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What clubs did Taylor Moore use to win Valspar Championship?
All final round Taylor Moore seemed like one of those Sunday sidebars. Nice final round, get a taste of contention and secure a solid check. Instead, Moore came up clutch while others did not, and he came away with a career-defining victory at the 2023 Valspar Championship.
Moore was so out of the picture that he wasn’t asked for any interviews by the tour during the week save for what would turn out to be his winner’s press conference.
Moore can thank his tee-to-green game for the win. Moore ranked third in strokes gained/off the tee, picking up 3.465 shots on the field. His driver is Ping’s G430 LST model—the low-spin version of the G430 family. Moore’s driver has a 45-inch Mitsubishi Tensei 1K Blue 60TX shaft, tipped a half-inch with a D3 swingweight. Into the greens Moore was just as effective, ranking fourth in SG/approach, besting the field by 5.383 shots while also ranking second in greens in regulation. Moore’s irons are Ping’s S55 along with a Ping i230 4-iron. All of Moore’s irons have True Temper’s Dynamic Gold Tour Issue X100 shafts.
The clubs Taylor Moore used to win the 2023 Valspar Championship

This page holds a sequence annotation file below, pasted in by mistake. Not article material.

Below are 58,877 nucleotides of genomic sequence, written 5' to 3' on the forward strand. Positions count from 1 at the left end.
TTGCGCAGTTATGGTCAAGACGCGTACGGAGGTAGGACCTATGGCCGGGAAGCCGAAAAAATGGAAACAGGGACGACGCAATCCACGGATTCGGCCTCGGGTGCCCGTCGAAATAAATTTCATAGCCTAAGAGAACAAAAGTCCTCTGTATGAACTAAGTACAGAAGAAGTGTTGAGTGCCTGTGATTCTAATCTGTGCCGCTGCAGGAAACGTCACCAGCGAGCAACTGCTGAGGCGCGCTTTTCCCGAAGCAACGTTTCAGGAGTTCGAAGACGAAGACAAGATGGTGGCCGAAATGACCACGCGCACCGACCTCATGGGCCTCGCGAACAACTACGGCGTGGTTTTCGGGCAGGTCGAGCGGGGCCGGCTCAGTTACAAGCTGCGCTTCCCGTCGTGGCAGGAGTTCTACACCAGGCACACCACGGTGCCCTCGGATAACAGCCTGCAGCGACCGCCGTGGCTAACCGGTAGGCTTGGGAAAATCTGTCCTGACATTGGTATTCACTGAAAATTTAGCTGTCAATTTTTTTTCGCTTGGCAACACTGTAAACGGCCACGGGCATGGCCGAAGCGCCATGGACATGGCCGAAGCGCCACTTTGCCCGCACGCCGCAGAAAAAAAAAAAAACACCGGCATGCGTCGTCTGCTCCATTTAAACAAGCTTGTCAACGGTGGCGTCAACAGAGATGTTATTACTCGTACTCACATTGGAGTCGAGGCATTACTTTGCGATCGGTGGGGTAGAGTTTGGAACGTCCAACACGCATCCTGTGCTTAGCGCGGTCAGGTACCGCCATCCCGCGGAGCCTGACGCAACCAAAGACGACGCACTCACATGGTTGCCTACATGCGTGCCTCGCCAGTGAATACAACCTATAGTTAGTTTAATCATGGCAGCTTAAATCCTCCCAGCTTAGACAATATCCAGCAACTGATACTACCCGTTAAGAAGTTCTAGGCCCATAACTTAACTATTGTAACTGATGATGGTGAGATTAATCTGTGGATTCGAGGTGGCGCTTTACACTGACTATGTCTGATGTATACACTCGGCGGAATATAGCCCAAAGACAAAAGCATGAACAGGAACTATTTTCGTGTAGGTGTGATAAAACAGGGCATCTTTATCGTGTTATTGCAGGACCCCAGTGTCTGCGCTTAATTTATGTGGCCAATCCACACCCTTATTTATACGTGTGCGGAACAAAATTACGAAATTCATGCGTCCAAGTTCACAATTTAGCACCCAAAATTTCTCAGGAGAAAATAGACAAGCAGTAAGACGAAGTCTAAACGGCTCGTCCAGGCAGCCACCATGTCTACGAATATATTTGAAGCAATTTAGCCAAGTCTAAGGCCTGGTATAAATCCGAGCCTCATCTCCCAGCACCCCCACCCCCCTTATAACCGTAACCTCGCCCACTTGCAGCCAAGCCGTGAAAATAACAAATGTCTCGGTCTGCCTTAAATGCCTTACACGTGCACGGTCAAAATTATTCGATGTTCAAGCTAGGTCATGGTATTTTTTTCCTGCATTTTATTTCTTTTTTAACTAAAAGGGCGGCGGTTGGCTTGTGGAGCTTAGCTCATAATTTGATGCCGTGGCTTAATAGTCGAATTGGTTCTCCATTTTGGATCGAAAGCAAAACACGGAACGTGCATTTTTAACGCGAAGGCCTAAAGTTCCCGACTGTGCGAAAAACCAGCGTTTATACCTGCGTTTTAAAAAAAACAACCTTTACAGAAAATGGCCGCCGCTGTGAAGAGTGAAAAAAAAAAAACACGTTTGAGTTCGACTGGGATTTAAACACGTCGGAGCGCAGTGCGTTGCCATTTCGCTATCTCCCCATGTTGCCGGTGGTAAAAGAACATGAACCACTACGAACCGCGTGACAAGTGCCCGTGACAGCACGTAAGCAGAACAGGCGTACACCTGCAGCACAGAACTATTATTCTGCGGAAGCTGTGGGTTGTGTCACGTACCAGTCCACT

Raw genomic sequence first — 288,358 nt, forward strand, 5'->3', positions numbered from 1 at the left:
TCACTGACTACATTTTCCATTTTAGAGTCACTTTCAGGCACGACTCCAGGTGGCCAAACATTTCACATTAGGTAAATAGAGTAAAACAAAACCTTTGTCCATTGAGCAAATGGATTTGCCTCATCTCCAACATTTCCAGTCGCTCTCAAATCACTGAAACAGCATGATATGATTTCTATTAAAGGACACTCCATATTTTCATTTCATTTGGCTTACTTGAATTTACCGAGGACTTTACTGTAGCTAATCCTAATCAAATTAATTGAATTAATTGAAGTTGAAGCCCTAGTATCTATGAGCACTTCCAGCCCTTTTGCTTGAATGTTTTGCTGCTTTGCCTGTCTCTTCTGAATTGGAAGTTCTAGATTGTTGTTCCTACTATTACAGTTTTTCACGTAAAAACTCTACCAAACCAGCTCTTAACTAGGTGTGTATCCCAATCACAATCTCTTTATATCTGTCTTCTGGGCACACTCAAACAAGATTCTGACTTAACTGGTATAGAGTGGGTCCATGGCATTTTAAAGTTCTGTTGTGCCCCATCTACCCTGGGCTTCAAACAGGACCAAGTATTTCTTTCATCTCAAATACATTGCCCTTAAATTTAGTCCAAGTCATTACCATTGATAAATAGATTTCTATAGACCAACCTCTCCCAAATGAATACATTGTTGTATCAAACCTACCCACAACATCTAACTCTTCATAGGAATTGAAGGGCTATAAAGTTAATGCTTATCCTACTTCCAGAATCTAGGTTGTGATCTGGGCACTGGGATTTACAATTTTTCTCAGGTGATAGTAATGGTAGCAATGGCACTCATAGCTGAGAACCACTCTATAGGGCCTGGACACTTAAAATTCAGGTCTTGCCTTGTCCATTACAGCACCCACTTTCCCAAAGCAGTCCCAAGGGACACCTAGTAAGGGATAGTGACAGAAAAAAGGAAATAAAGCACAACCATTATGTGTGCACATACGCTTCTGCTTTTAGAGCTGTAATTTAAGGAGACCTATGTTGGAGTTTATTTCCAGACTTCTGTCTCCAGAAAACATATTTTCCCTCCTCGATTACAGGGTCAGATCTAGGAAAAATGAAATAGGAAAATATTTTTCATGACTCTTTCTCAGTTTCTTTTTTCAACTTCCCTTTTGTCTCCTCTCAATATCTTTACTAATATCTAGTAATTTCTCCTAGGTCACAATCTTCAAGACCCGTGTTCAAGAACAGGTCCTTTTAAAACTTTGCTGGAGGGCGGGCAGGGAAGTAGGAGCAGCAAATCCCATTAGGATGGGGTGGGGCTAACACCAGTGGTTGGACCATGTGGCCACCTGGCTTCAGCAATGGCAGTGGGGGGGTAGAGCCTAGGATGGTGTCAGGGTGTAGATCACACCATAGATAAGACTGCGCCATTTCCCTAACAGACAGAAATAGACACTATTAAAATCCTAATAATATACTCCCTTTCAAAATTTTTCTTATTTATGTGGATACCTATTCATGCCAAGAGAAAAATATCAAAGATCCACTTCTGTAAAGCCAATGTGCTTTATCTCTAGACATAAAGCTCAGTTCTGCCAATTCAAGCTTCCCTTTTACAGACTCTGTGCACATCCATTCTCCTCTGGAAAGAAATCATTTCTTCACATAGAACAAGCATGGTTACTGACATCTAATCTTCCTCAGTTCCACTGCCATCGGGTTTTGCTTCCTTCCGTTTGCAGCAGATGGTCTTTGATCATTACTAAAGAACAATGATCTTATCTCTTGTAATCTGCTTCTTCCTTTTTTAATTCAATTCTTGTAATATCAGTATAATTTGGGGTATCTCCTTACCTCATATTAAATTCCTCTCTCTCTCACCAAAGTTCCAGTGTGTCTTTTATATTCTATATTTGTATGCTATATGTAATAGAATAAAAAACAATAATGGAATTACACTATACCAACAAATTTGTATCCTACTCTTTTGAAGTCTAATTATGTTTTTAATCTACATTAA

Ball: Titleist Pro V1
Driver: Ping G430 LST (Mitsubishi Tensei 1K Blue 60TX), 10.5 degrees
3-wood: Ping G430 Max, 15 degrees
7-wood: Ping G430 Max, 21 degrees
Irons (4): Ping i230; (5-PW): Ping S55
Wedges: Ping Glide Pro Forged (50, 54, 60 degrees)
Putter: Ping PLD Oslo 4
Scottie Scheffler wins TPC & Claims world #1 spot back
Scottie Scheffler’s game is made for Pete Dye’s House of Horrors.
One day after he shot 65 to seize control of the tournament, Scheffler withstood a windswept Sunday and shot 3-under 69 at the Players Stadium Course at TPC Sawgrass to win the Players Championship by five strokes over Tyrrell Hatton and returned to World No. 1.
“He an artist,” said Scheffler’s longtime instructor Randy Smith, “and when you give him this canvas he wants to paint on it.”
The reigning Masters champion and PGA Tour Player of the Year crafted a masterpiece after a sluggish start in which he didn’t make a birdie in his first seven holes, but once he did the floodgates opened and he reeled off five in a row to blow the tournament wide open.
Australian Min Woo Lee, whose sister Minjee is the reigning U.S. Women’s Open champion, grabbed a share of the lead with a birdie at the first and a bogey by Scheffler at the third, but it was short-lived. His third shot at the fourth hole spun off the green and into the water and he made triple bogey.
“It happened really quick,” Lee said. “It’s one of those things where it’s Sunday and you just make a couple bad decisions and it all kind of falls down.”